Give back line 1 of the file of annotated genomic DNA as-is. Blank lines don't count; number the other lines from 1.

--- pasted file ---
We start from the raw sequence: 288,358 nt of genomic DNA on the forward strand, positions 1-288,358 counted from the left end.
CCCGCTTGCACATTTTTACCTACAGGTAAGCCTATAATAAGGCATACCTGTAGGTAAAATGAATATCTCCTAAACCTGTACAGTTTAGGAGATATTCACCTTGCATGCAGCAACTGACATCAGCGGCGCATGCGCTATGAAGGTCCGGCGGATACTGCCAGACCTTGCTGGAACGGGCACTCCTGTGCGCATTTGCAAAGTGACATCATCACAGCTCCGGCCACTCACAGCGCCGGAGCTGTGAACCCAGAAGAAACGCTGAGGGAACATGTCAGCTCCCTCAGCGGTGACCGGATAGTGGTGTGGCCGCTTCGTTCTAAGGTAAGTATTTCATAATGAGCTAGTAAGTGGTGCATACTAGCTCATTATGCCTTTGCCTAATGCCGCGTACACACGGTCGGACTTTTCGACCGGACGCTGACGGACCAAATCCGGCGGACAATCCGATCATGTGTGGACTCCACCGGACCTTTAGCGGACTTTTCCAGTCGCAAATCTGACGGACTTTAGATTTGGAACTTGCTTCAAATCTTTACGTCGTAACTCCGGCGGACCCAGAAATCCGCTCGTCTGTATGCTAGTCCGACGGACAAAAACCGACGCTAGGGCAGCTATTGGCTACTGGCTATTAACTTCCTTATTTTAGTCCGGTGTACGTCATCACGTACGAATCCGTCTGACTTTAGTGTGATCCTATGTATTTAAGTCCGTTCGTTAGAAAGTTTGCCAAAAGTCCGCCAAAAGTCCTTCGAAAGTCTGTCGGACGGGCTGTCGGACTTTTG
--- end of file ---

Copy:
We start from the raw sequence: 288,358 nt of genomic DNA on the forward strand, positions 1-288,358 counted from the left end.